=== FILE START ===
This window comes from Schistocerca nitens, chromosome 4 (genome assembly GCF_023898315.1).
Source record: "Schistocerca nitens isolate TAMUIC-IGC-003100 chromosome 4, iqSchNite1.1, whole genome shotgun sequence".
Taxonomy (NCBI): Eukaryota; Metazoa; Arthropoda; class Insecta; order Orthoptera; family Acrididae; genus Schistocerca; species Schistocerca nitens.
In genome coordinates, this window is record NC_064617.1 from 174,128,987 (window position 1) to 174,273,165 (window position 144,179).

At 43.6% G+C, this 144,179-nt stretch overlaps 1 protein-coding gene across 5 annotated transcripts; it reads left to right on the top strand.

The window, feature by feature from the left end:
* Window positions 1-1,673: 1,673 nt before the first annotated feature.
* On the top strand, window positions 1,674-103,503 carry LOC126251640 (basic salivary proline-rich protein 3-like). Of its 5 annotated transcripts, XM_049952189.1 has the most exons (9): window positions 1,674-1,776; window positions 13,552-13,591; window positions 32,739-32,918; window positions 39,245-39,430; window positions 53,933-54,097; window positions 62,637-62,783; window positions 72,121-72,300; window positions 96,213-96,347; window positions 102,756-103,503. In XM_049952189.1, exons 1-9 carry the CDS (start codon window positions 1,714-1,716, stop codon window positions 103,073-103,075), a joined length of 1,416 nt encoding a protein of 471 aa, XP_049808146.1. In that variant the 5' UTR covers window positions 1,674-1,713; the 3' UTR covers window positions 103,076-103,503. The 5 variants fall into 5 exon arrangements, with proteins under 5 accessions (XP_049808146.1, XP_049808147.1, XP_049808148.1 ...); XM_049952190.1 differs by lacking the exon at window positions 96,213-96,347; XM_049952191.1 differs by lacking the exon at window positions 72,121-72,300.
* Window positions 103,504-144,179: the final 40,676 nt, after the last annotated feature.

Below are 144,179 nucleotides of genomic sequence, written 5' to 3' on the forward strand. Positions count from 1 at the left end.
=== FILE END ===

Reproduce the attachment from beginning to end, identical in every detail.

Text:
This window comes from Schistocerca nitens, chromosome 4 (genome assembly GCF_023898315.1).
Source record: "Schistocerca nitens isolate TAMUIC-IGC-003100 chromosome 4, iqSchNite1.1, whole genome shotgun sequence".
Taxonomy (NCBI): Eukaryota; Metazoa; Arthropoda; class Insecta; order Orthoptera; family Acrididae; genus Schistocerca; species Schistocerca nitens.
In genome coordinates, this window is record NC_064617.1 from 174,128,987 (window position 1) to 174,273,165 (window position 144,179).

At 43.6% G+C, this 144,179-nt stretch overlaps 1 protein-coding gene across 5 annotated transcripts; it reads left to right on the top strand.

The window, feature by feature from the left end:
* Window positions 1-1,673: 1,673 nt before the first annotated feature.
* On the top strand, window positions 1,674-103,503 carry LOC126251640 (basic salivary proline-rich protein 3-like). Of its 5 annotated transcripts, XM_049952189.1 has the most exons (9): window positions 1,674-1,776; window positions 13,552-13,591; window positions 32,739-32,918; window positions 39,245-39,430; window positions 53,933-54,097; window positions 62,637-62,783; window positions 72,121-72,300; window positions 96,213-96,347; window positions 102,756-103,503. In XM_049952189.1, exons 1-9 carry the CDS (start codon window positions 1,714-1,716, stop codon window positions 103,073-103,075), a joined length of 1,416 nt encoding a protein of 471 aa, XP_049808146.1. In that variant the 5' UTR covers window positions 1,674-1,713; the 3' UTR covers window positions 103,076-103,503. The 5 variants fall into 5 exon arrangements, with proteins under 5 accessions (XP_049808146.1, XP_049808147.1, XP_049808148.1 ...); XM_049952190.1 differs by lacking the exon at window positions 96,213-96,347; XM_049952191.1 differs by lacking the exon at window positions 72,121-72,300.
* Window positions 103,504-144,179: the final 40,676 nt, after the last annotated feature.

Below are 144,179 nucleotides of genomic sequence, written 5' to 3' on the forward strand. Positions count from 1 at the left end.